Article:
In 2000, Lexis began building a library of briefs and motions.[60] In addition to this, Lexis also has libraries of statutes, case judgments and opinions for jurisdictions such as France, Australia, Canada, Hong Kong, South Africa and the United Kingdom as well as databases of law review and legal journal articles for countries for which materials are available.

Previously, LexisNexis had a stripped-down free version (known as LexisOne) but this has been discontinued and replaced by Lexis Communities,[61] which provides news and blogs across a variety of legal areas.

Time Matters is a LexisNexis-branded software offering. Lexis for Microsoft Office[62] is a LexisNexis-branded software offering.

In France, the UK and Australia, LexisNexis publishes books, magazines and journals, both in hard copy and online. Titles include Taxation Magazine, Lawyers Weekly and La Semaine Juridique.

LexisNexis UKEdit

The organization that eventually became LexisNexis UK was founded in 1818 by Henry Butterworth (1786–1860).[63] He was a pupil at King Henry VIII School, Coventry. After leaving Coventry he was apprenticed to and, for some time, worked for his uncle Joseph Butterworth, the great law bookseller of Fleet Street. In 1818, however, disagreement between them as to the terms of partnership made Henry set up on his own account at the corner of Middle Temple Gate (7 Fleet Street), where he became the well-known Queen's Law Bookseller.

Butterworths was acquired by International Publishing Corporation in 1965; IPC was acquired by the Reed Group in 1970.[64] Heinemann Professional Publishing was merged with Butterworths Scientific in 1990 to form Butterworth-Heinemann.[65] The Butterworths publishing business is now owned and operated in the UK by Reed Elsevier (UK) Ltd, a company in the Reed Elsevier Group. Publications continue to be produced by RELX (UK) Ltd using the "LexisNexis", "Butterworths" and "Tolley" trade marks. Such publications include Halsbury's Laws of England and the All England Law Reports, amongst others.

The Butterworths name is also used to publish works in many countries such as Canada, South Africa, Australia and New Zealand.

LexisNexis also produces a range of software, services and products which are designed to support the practice of the legal profession. For example, case management systems, customer relationship management systems ("CRMs") and proofreading tools for Microsoft Office.[63]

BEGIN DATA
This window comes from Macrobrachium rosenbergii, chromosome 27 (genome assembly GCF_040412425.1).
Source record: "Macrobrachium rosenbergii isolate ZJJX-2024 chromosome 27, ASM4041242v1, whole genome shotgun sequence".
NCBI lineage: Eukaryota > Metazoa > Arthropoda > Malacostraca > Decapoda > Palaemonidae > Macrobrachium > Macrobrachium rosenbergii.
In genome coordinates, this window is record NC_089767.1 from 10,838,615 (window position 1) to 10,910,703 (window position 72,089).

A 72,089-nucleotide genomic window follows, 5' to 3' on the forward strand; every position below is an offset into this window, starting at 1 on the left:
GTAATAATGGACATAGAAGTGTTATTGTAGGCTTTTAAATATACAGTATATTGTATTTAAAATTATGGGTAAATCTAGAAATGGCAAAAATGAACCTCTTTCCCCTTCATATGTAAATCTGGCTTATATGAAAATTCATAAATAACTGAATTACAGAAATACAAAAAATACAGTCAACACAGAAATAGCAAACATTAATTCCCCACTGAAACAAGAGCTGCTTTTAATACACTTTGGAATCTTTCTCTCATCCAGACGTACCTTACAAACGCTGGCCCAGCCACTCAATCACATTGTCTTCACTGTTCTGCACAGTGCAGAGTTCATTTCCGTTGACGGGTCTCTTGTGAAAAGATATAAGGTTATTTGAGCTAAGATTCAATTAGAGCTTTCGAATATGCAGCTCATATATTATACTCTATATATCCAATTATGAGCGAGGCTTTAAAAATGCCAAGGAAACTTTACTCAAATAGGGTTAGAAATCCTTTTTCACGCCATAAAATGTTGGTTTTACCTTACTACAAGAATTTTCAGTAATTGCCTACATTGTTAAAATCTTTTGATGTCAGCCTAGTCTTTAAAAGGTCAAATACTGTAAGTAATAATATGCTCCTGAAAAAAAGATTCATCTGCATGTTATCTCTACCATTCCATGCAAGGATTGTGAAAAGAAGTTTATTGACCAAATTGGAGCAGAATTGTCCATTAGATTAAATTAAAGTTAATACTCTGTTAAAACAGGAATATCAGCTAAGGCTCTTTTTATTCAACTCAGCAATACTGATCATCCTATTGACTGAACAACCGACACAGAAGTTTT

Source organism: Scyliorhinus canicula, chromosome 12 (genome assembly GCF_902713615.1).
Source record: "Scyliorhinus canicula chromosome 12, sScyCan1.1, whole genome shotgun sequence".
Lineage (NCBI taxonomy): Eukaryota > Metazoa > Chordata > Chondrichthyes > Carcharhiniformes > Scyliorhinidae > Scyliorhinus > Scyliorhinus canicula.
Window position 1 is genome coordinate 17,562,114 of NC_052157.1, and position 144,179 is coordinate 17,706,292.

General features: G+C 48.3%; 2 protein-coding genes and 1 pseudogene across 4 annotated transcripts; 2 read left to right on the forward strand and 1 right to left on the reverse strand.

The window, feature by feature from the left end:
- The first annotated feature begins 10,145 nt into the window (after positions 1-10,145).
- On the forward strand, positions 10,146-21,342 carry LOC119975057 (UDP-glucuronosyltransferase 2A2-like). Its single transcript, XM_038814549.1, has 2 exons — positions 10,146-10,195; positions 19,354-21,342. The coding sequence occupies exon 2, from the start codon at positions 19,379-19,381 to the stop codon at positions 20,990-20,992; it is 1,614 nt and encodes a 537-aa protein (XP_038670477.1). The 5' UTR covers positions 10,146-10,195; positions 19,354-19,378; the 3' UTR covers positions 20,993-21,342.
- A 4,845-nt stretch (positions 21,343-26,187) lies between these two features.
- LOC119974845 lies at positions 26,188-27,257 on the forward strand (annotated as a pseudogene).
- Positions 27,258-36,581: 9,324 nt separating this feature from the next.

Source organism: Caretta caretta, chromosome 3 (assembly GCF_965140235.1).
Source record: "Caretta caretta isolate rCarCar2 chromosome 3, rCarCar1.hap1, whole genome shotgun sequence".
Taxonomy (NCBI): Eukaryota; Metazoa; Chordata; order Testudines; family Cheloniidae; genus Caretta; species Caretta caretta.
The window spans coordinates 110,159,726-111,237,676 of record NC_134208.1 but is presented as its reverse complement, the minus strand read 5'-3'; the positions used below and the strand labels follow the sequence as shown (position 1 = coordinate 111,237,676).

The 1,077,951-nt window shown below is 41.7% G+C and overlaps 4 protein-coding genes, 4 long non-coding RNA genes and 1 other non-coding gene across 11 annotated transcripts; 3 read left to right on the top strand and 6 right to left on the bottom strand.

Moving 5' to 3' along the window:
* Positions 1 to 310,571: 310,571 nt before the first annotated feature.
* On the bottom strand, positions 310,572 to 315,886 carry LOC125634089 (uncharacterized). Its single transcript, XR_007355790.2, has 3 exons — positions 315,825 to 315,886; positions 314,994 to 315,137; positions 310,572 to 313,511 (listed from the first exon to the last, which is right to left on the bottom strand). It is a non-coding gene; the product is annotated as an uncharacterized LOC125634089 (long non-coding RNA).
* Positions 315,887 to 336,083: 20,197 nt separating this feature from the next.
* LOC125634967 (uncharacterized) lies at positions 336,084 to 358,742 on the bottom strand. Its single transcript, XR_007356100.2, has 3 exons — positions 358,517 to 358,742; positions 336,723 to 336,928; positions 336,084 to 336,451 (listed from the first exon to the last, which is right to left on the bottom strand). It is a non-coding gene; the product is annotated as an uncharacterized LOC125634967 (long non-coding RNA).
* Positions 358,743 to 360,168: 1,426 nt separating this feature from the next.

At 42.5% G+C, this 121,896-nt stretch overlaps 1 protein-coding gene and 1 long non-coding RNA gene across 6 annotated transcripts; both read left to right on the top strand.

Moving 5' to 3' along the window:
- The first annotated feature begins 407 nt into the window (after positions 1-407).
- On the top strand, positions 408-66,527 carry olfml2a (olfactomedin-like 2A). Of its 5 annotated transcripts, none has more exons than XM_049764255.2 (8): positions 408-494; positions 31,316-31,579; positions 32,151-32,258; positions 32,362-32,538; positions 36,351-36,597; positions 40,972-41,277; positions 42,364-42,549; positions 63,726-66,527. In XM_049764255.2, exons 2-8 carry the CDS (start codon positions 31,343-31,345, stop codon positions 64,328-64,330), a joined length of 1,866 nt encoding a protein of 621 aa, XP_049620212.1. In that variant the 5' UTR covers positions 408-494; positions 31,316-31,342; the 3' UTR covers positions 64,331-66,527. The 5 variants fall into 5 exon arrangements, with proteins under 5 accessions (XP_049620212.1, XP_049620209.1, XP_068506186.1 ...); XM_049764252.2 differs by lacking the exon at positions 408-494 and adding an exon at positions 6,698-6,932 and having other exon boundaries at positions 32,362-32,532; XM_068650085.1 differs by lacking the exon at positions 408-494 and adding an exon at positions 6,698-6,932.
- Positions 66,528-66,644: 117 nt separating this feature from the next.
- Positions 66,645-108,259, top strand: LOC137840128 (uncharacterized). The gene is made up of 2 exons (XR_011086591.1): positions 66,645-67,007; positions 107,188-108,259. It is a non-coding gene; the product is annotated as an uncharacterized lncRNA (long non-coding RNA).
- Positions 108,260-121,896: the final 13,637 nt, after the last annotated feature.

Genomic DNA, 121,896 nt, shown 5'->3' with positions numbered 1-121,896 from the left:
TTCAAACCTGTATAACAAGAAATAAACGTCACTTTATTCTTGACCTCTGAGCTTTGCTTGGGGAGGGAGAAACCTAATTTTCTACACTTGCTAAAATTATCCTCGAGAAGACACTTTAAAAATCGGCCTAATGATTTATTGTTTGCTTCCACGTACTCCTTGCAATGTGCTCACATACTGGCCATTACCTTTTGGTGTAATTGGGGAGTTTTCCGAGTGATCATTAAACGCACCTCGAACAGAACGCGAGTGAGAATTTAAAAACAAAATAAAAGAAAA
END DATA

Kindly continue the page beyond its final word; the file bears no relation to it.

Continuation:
Other productsEdit

InterAction is a customer relationship management system designed specifically for professional services firms such as accountancy and legal firms.[66][67]

Business Insight Solutions offers news and business content and market intelligence tools.[68][69] It is a global provider of news and business information and market intelligence tools for professionals in risk management, corporate, political, media, and academic markets.[70]

Criticism and controversiesEdit

Collaboration with U.S. Immigration and Customs Enforcement (ICE)Edit

In November 2019, legal scholars and human rights activists called on LexisNexis to cease work with U.S. Immigration and Customs Enforcement because their work directly contributes to the deportation of undocumented migrants.[71]

CensorshipEdit

Pursuant to instructions from Chinese authorities, in 2017 LexisNexis withdrew Nexis and LexisNexis Academic from China.[72]

Awards and recognitionEdit

  • In 2010 and 2011 the Human Rights Campaign recognized LexisNexis as a company that treats its lesbian, gay, bisexual and transgender employees well.[73]
  • Training magazine inducted LexisNexis into its "Training Top 125" list between 2007 and 2010. In 2008 the company was 26th on the list, rising 6 places from the previous year, but in 2009 it was 71st place and by 2010 was 105th.[74]
  • In 2012, Nexis won the SIIA CODIE Award for Best Political Information Resource.[75]
  • In 2013, LexisNexis SmartMeeting won the Stevie Award for sales and customer service.[76]
  • In 2014, LexisDraft won the SIIA CODIE Award for Best Business Information Solution.[77]
  • LexisNexis made the 2014 Spend Matters Almanac List for 50 Providers to watch for in the procurement sector.[78]

See alsoEdit

ReferencesEdit

  1. ^ Bockmann, Rich (28 July 2016). "Reed Elsevier inks 45K sf lease at Helmsley Building". The Real Deal. Retrieved 21 June 2020.
  2. ^ "Company Snapshot | LexisNexis®". www.lexisnexis.com.
  3. ^ Vance, Ashlee (January 25, 2010). "Legal Sites Plan Revamps as Rivals Undercut Price". The New York Times.
  4. ^ "COMPANY NEWS; A NAME CHANGE IS PLANNED FOR MEAD DATA CENTRAL". The New York Times. December 2, 1994.
  5. ^ Miller, Stephen (January 12, 2012). "For Future Reference, a Pioneer in Online Reading". The Wall Street Journal.
  6. ^ "Lexis-Nexis founder Don Wilson dies". UPI.com. Retrieved 2017-01-02.
  7. ^ Hershey, Tina Batra; Burke, Donald (February 2018). "Pioneers in Computerized Legal Research: The Story of the Pittsburgh System". Pittsburgh Journal of Technology Law and Policy. Pittsburgh: University of Pittsburgh Press. 18: 29–39. doi:10.5195/tlp.2018.212. ISSN 2164-800X.